2) exploring Castle Leogh and its grounds, Claire settles in, is re-dressed, meets Laird Colum Mackenzie (Gary Lewis), dines with the clan, is led to believe she will be allowed to return to Craig Na Dunn (the stones), but finds herself appropriated as a “healer” and forbidden to leave, as no one important believes her story of herself. Slowly her relationship with Jamie builds, meeting to help his wounds, bringing food to him outside the gate; he tells of of Black Jack Randall, an English enemy (Tobias Menzies), and the doubling figure of Claire’s gentle Frank with this violent Black Jack makes Jamie an intermediary link

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As the episode opens, we are back in time, five years before 1945, where Claire is bidding adieu to Frank her husband as she refuses to accept an offer of escaping front-line nursing

3) Claire becomes involved with a woman like herself, expert in the use of medicinal compounds, foods, healing, Geillis Duncan, and witnesses a culture of harsh punishments and mortifications, defies the fanatically punitively religious priest, to save the life of a boy said to be in need of exorcism. Again her relationship with Jamie builds, now she sees him rescue Leoghaire (Nell Hudson) from punishment, free a boy nailed to a pillory by his ear, take her to the Black Kirk to reveal the poisoned herb afflicting the boy.

The second episode feels more complicated than the first, building on it: we see Claire is in danger of being seen as a witch (by her apprehension of Mrs Fitz’s (Annette Badland) probable response to her story; the blending of time frame-times, from what Frank is doing now to to try find Claire, by himself by the rocks, with the Reverend Wakefield (James Fleet), to deeper past memory and again Claire at end of episode 3 with a vision of the stones, but the more she does deeds to gain gratitude, the more she is held fast.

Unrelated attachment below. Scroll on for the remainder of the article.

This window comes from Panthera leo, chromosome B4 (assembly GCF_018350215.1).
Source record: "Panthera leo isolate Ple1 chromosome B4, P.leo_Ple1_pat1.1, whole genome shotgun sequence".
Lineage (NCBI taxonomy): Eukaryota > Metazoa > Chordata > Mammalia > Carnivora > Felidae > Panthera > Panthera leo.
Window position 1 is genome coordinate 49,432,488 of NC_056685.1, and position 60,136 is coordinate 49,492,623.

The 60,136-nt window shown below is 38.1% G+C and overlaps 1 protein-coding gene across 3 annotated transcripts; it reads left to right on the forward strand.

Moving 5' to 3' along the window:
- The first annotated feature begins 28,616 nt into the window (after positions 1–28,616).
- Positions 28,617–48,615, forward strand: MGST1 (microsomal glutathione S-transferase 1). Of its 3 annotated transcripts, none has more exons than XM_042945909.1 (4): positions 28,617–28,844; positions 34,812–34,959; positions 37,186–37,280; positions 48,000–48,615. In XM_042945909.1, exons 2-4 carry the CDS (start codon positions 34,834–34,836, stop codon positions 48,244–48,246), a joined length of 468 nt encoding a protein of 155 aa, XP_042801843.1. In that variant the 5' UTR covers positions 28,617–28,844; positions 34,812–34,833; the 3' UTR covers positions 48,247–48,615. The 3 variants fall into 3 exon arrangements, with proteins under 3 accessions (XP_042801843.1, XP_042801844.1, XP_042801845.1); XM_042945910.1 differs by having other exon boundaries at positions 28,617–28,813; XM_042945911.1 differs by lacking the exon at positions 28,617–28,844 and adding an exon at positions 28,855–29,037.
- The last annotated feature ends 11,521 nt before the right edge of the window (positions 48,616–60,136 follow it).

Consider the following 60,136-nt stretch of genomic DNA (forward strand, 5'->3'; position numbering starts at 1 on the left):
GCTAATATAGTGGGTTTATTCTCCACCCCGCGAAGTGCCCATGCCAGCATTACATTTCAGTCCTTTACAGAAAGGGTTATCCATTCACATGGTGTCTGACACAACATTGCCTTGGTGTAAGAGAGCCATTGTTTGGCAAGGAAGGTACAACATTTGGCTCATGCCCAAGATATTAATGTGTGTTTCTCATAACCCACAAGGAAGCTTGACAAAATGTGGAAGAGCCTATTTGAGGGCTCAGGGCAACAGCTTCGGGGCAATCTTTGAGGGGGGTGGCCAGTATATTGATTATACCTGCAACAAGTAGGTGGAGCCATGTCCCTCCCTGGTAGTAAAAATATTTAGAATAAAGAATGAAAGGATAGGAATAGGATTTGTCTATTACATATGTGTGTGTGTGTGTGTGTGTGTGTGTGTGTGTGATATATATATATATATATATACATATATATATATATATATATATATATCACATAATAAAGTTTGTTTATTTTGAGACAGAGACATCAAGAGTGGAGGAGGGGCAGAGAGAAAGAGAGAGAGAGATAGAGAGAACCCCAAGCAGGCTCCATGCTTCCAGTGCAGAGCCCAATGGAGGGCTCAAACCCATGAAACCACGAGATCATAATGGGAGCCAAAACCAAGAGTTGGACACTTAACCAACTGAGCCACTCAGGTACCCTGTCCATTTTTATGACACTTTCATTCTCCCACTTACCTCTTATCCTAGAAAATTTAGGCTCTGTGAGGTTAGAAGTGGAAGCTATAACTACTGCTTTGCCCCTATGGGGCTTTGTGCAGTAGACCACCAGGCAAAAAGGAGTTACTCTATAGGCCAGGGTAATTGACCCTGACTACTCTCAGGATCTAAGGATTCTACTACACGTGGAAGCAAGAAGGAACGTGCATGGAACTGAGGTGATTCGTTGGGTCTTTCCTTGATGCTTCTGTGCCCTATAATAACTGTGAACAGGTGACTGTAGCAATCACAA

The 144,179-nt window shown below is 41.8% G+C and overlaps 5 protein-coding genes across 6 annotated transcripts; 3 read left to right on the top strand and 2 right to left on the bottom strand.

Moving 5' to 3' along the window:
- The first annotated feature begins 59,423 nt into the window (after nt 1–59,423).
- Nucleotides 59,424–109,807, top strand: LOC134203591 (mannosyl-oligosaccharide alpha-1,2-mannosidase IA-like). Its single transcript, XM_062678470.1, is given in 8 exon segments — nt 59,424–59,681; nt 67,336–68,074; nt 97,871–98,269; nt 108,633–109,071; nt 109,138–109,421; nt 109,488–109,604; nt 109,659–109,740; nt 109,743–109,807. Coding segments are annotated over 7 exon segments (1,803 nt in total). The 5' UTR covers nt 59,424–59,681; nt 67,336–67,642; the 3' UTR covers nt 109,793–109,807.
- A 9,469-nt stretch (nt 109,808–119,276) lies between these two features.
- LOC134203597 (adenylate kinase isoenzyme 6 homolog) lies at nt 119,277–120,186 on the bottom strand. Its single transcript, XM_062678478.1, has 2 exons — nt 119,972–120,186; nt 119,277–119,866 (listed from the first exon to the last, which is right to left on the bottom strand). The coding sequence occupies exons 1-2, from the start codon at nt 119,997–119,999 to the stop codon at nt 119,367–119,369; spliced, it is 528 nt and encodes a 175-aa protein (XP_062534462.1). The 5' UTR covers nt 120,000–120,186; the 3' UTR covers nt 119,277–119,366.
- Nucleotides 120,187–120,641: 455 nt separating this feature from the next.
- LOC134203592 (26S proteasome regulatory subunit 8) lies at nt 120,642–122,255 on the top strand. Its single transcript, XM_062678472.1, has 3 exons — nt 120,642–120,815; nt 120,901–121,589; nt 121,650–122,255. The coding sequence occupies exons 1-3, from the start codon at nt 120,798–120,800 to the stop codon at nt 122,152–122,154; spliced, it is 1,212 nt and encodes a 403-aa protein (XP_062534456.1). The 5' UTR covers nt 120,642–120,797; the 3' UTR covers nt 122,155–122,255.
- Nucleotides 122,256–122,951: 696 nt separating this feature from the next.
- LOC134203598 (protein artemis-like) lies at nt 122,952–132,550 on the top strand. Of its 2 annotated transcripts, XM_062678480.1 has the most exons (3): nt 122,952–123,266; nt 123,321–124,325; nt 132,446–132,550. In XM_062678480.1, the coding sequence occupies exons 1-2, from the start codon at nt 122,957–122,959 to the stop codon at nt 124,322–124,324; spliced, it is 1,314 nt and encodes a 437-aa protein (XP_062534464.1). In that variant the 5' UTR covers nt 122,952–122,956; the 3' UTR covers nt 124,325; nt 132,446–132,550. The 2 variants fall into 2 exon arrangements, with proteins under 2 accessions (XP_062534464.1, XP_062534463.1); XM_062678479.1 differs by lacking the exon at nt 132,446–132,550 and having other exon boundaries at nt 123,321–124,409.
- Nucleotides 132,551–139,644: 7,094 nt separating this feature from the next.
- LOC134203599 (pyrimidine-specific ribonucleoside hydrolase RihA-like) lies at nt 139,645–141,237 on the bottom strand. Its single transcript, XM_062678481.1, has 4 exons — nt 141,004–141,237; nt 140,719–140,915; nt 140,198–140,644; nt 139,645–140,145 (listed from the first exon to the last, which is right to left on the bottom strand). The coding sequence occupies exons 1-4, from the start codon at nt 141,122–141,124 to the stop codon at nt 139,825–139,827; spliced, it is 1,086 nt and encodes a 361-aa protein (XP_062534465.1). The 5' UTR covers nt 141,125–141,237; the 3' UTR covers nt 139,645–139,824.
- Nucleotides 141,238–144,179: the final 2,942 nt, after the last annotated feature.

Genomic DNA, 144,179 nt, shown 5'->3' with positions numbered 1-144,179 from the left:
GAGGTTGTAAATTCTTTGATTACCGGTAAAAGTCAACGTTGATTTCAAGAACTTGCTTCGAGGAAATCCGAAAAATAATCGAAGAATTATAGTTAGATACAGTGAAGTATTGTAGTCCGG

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I’ve been trying to account for the deep appeal of this mini-series (at least to me and the legions of readers and viewers, mostly women) beyond the sex: I am intensely drawn to the sexual relationship between the heroine, Claire, and the central beloved hero, Jamie; its configuration is the same as Suzanne Juhasz says is central to women’s romance (Reading from the Heart) and is found in the relationship of Demelza and Ross in the Poldark books. (I gather for some modern young women brought up recently or women of the later 20th century this no longer appeals.) In the films, protective, gentle, tenderly loving, a helper-brother, in Demelza’s case a father substitute, in Claire’s an oddly feminized hero. But what else?